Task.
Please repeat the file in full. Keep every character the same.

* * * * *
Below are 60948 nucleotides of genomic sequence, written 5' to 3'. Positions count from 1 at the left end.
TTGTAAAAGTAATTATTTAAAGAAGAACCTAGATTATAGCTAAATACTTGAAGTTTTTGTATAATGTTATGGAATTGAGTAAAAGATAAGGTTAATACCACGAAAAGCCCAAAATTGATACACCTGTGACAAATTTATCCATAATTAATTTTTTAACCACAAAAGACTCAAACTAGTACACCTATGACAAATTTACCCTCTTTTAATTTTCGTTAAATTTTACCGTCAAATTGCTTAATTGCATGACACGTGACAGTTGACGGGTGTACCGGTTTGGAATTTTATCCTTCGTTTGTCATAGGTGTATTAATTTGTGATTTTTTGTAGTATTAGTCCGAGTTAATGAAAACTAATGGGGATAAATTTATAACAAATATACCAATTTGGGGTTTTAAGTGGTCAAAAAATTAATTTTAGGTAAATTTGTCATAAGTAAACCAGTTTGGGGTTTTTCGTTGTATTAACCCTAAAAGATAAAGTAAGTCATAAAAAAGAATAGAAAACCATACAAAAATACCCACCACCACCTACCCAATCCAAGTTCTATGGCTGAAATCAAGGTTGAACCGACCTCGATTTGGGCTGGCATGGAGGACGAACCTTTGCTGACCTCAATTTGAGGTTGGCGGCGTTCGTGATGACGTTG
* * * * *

Below are 60948 nucleotides of genomic sequence, written 5' to 3'. Positions count from 1 at the left end.
TTGTAAAAGTAATTATTTAAAGAAGAACCTAGATTATAGCTAAATACTTGAAGTTTTTGTATAATGTTATGGAATTGAGTAAAAGATAAGGTTAATACCACGAAAAGCCCAAAATTGATACACCTGTGACAAATTTATCCATAATTAATTTTTTAACCACAAAAGACTCAAACTAGTACACCTATGACAAATTTACCCTCTTTTAATTTTCGTTAAATTTTACCGTCAAATTGCTTAATTGCATGACACGTGACAGTTGACGGGTGTACCGGTTTGGAATTTTATCCTTCGTTTGTCATAGGTGTATTAATTTGTGATTTTTTGTAGTATTAGTCCGAGTTAATGAAAACTAATGGGGATAAATTTATAACAAATATACCAATTTGGGGTTTTAAGTGGTCAAAAAATTAATTTTAGGTAAATTTGTCATAAGTAAACCAGTTTGGGGTTTTTCGTTGTATTAACCCTAAAAGATAAAGTAAGTCATAAAAAAGAATAGAAAACCATACAAAAATACCCACCACCACCTACCCAATCCAAGTTCTATGGCTGAAATCAAGGTTGAACCGACCTCGATTTGGGCTGGCATGGAGGACGAACCTTTGCTGACCTCAATTTGAGGTTGGCGGCGTTCGTGATGACGTTG